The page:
PMID: 23638902 [PubMed - indexed for MEDLINE]

Absence of substantial copy number differences in a pair of monozygotic twins discordant for features of autism spectrum disorder.

February 25, 2014 - 6:28am

Absence of substantial copy number differences in a pair of monozygotic twins discordant for features of autism spectrum disorder.

Case Rep Genet. 2014;2014:516529

Authors: Laplana M, Royo JL, Aluja A, López R, Heine-Sunyer D, Fibla J

Abstract
Autism spectrum disorder (ASD) is a highly heritable disease (~0.9) with a complex genetic etiology. It is initially characterized by altered cognitive ability which commonly includes impaired language and communication skills as well as fundamental deficits in social interaction. Despite the large amount of studies described so far, the high clinical diversity affecting the autism phenotype remains poorly explained. Recent studies suggest that rare genomic variations, in particular copy number variation (CNV), may account for a significant proportion of the genetic basis of ASD. The use of disease-discordant monozygotic twins represents a powerful strategy to identify de novo and inherited CNV in the disorder. Here we present the results of a comparative genome hybridization (CGH) analysis with a pair of monozygotic twins affected of ASD with significant differences in their clinical manifestations that specially affect speech language impairment and communication skills. Array CGH was performed in three different tissues: blood, saliva, and hair follicle, in an attempt to identify germinal and somatic CNV regions that may explain these differences. Our results argue against a role of large CNV rearrangements as a molecular etiology of the observed differences. This forwards future research to explore de novo point mutation and epigenomic alterations as potential explanations of the observed clinical differences.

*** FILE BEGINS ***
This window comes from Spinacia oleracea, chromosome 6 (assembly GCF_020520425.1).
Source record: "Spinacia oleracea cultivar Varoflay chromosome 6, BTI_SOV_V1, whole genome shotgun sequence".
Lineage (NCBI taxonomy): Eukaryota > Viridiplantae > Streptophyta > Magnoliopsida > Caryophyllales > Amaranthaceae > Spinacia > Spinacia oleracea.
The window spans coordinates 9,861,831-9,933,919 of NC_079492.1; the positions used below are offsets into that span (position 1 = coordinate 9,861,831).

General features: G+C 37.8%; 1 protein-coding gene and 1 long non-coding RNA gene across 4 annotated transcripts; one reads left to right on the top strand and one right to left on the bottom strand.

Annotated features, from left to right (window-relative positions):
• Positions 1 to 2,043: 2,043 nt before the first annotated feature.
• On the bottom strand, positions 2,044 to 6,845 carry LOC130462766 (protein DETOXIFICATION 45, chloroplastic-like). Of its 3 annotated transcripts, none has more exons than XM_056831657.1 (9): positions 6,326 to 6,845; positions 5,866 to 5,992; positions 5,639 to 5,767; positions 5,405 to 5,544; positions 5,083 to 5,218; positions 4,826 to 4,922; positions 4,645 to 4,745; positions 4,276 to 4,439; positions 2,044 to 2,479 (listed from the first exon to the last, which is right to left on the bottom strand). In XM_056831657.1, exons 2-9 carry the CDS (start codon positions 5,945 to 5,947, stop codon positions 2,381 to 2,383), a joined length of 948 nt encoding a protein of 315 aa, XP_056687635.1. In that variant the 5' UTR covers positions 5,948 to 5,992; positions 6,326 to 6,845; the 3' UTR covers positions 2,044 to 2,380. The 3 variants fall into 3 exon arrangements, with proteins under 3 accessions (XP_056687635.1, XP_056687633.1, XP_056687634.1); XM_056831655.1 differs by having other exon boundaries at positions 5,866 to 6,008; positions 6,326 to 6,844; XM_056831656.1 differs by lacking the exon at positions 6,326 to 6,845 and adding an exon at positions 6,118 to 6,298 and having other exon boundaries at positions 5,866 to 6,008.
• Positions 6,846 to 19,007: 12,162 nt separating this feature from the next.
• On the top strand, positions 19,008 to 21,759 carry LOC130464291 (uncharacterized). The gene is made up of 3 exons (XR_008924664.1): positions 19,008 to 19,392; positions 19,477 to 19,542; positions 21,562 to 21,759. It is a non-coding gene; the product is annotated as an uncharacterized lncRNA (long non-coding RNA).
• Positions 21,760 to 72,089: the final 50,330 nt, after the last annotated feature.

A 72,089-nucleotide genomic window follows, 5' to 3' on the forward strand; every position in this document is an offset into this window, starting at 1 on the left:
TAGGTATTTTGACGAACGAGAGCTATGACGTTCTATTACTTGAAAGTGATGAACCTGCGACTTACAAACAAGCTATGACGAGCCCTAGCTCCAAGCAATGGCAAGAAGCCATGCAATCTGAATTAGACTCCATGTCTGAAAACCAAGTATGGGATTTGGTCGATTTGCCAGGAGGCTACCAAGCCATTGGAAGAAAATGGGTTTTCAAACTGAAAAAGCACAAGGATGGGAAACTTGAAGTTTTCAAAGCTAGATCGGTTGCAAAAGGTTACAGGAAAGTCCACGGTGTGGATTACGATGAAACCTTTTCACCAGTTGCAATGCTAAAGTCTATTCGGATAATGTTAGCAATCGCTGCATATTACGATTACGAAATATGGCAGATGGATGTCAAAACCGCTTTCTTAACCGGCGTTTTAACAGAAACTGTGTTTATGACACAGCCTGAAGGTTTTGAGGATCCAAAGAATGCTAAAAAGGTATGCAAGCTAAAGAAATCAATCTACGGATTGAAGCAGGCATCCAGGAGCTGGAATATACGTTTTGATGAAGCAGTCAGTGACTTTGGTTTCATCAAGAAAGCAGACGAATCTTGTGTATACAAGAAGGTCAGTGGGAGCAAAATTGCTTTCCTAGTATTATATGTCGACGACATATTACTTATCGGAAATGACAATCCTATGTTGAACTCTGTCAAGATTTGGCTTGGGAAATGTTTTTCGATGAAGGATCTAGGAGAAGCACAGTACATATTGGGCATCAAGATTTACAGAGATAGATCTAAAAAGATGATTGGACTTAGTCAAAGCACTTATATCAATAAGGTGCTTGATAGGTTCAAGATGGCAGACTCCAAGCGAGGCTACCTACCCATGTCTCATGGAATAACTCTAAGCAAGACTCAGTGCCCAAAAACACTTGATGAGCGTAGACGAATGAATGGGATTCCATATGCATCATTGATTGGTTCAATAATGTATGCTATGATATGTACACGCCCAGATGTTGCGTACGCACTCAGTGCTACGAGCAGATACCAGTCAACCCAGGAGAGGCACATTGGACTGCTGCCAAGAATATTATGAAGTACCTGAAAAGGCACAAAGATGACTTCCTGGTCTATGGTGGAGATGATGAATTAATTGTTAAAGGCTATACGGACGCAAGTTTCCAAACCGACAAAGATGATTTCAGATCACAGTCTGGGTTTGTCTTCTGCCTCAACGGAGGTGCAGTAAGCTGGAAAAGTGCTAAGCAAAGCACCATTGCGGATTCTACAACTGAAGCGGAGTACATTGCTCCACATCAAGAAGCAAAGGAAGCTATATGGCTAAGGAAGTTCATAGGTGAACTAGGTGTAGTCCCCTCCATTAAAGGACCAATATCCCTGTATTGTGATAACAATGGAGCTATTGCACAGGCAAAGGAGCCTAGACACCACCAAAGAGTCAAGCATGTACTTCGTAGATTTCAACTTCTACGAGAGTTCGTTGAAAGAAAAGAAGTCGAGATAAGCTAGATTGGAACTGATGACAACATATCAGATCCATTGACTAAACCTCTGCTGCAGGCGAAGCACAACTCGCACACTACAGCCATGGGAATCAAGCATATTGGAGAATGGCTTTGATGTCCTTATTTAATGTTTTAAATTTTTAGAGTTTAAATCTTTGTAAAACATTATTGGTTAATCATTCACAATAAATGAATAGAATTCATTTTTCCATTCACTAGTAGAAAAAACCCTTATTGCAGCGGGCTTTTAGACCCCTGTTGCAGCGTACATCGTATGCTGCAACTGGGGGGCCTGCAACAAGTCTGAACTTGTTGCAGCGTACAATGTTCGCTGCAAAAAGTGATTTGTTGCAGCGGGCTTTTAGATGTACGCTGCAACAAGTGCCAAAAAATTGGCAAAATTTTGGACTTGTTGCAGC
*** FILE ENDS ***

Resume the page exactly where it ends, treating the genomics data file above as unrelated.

PMID: 24563798 [PubMed]

Post-transcriptional Regulation of the Creatine Transporter Gene: Functional Relevance of Alternative Splicing.

February 25, 2014 - 6:28am

Post-transcriptional Regulation of the Creatine Transporter Gene: Functional Relevance of Alternative Splicing.

Biochim Biophys Acta. 2014 Feb 20;

Authors: Ndika JD, Martinez-Munoz C, Anand N, van Dooren SJ, Kanhai W, Smith DE, Jakobs C, Salomons GS

Abstract
BACKGROUND: Aberrations in about 10-15% of X-chromosome genes account for intellectual disability (ID); with a prevalence of 1-3% (Gécz et al., 2009 [1]). The SLC6A8 gene, mapped to Xq28, encodes the creatine transporter (CTR1). Mutations in SLC6A8, and the ensuing decrease in brain creatine, lead to co-occurrence of; speech/language delay, autism-like behaviours and epilepsy with ID. A splice variant of SLC6A8 - SLC6A8C, containing intron 4 and exons 5-13, was identified. Herein, we report the identification of a novel variant - SLC6A8D, and functional relevance of these isoforms.